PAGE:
• In Rolex SA V. Alex Jewellery Pvt. Ltd., the court stated that ROLEX is a well-known trademark from the point of the public that uses high-quality watches.
  • In Yahoo Inc. v. Firoz Nadiawala, the court stated that YAHOO! had become a well-known trademark by long and continuous use and that the defendant made a film under the title YAHOO! which would cause the public to believe that the movie was in some way endorsed, sponsored, and associated with the plaintiff.
Well-known Trademark: Determining Factors
While determining whether a trade trademark is a well-known trademark or not, the Registrar is to take into account any fact that he considers relevant �
  1. How well people know the trademark, including in India from promotions.
  2. How long, where, and how much the trademark has been used.
  3. How long, where, and how much the trademark has been promoted, like through ads or at events.
  4. If and where the trademark is registered or applied for.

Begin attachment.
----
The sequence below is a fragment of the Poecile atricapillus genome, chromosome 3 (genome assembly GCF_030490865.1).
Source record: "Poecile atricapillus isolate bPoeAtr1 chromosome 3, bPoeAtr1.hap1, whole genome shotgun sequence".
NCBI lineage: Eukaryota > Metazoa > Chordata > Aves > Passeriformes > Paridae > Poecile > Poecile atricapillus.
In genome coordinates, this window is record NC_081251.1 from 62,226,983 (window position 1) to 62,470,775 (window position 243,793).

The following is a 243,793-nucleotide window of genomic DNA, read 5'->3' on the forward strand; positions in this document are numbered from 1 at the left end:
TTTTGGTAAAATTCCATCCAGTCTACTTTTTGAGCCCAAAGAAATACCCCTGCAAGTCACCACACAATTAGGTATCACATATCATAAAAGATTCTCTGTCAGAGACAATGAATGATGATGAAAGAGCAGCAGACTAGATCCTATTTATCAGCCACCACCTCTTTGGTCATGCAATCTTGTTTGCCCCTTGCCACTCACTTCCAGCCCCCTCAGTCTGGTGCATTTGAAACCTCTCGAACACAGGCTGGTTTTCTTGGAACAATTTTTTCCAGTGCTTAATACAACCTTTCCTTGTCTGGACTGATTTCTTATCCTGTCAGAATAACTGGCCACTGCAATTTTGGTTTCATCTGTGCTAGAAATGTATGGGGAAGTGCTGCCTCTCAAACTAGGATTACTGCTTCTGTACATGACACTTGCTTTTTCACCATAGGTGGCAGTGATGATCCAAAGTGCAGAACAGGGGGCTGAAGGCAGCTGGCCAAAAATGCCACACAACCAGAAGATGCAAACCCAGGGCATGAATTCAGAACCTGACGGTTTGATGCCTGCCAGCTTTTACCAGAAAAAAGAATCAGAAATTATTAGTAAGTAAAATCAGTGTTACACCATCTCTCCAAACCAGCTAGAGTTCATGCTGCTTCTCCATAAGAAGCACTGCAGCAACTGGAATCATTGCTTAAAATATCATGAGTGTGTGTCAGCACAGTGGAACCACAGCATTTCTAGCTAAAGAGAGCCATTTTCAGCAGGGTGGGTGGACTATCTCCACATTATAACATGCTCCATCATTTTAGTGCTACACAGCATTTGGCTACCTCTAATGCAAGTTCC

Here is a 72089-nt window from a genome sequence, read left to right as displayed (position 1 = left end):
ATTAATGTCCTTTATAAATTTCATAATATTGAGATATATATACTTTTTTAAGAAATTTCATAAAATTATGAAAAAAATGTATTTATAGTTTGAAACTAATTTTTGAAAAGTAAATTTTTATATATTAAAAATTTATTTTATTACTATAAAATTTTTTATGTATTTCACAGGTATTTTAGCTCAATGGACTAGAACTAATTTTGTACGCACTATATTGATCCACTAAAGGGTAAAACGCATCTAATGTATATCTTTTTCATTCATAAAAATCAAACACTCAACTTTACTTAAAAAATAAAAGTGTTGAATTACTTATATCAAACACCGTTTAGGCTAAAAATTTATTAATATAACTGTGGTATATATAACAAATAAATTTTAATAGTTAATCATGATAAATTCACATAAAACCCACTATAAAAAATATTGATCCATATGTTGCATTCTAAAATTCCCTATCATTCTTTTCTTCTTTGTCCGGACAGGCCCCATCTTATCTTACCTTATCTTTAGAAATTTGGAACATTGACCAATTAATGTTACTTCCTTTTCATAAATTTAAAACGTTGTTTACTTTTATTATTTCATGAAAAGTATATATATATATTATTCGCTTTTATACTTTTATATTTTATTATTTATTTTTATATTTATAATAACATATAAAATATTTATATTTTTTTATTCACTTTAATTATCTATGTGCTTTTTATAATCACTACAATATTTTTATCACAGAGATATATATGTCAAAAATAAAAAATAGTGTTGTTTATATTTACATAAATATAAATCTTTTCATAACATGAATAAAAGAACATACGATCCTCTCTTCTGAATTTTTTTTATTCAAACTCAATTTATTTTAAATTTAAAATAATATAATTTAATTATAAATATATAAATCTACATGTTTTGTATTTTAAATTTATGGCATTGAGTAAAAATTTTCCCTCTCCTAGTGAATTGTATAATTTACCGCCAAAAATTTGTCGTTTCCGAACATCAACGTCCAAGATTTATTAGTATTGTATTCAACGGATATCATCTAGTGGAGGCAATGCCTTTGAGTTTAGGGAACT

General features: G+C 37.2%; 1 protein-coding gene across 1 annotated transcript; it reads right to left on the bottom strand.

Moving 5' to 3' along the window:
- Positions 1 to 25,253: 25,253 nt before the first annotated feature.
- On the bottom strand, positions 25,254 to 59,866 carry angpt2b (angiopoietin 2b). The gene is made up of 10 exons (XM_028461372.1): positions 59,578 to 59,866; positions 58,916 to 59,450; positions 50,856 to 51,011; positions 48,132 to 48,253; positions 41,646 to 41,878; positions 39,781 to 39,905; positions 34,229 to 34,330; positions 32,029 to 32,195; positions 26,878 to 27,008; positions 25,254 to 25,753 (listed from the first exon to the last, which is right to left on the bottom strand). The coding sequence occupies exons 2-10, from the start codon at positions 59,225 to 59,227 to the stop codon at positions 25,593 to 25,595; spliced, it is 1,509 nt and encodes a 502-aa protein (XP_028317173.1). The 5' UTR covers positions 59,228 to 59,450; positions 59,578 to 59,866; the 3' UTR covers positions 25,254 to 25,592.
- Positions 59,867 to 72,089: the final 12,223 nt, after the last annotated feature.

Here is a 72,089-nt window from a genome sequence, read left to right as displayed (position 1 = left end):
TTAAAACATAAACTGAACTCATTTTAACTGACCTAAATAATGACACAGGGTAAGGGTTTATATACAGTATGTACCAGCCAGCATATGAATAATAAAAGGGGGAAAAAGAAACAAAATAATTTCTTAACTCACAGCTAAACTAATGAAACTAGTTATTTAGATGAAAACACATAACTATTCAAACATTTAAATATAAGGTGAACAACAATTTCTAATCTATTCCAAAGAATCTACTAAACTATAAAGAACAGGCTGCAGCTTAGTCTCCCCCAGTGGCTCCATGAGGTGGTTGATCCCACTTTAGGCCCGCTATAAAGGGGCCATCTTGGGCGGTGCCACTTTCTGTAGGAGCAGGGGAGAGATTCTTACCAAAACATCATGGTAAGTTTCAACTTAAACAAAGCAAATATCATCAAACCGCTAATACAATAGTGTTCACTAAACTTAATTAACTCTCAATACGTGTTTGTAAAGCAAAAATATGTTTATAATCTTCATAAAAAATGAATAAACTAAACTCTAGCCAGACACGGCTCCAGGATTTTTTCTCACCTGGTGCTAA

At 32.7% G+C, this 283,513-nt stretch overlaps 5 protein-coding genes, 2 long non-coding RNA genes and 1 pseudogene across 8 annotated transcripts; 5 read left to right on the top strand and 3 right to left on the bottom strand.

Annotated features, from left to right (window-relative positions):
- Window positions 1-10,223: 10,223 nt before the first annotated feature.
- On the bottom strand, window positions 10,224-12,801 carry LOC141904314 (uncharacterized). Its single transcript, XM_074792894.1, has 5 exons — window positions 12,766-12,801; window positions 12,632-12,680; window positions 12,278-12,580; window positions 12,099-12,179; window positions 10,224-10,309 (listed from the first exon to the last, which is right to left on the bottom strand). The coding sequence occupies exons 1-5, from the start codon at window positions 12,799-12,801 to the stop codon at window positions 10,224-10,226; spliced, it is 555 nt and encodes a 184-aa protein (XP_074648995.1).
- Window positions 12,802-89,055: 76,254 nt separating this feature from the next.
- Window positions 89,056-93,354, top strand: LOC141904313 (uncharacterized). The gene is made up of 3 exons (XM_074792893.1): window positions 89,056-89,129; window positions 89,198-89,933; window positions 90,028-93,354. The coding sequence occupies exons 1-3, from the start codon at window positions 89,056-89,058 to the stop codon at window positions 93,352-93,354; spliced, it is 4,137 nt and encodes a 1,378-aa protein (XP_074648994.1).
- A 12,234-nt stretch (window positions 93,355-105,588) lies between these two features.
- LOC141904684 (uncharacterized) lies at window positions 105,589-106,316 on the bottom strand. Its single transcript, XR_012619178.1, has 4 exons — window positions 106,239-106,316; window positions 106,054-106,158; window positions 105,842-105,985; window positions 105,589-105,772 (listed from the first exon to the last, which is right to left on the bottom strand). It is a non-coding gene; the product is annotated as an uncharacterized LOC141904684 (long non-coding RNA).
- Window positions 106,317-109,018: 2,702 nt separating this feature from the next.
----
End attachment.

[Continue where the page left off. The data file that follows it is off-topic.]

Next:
5. How successfully the trademark's rights have been enforced, especially if it's been recognized as well-known by courts or registrars before.
Registration in the Case of Honest Concurrent Use
Section 12 of trademark law lets similar trademarks be registered by different owners if they're being used honestly at the same time or in special situations. The Registrar can allow registration if the marks are alike and used for similar goods/services, but there are conditions. To get this permission, the initial adoption of the trademark must be honest. If they weren't honest initially, later concurrent use won't make it right. Protection is for innocent use by people unaware of each other. The defendant must prove they adopted the mark honestly.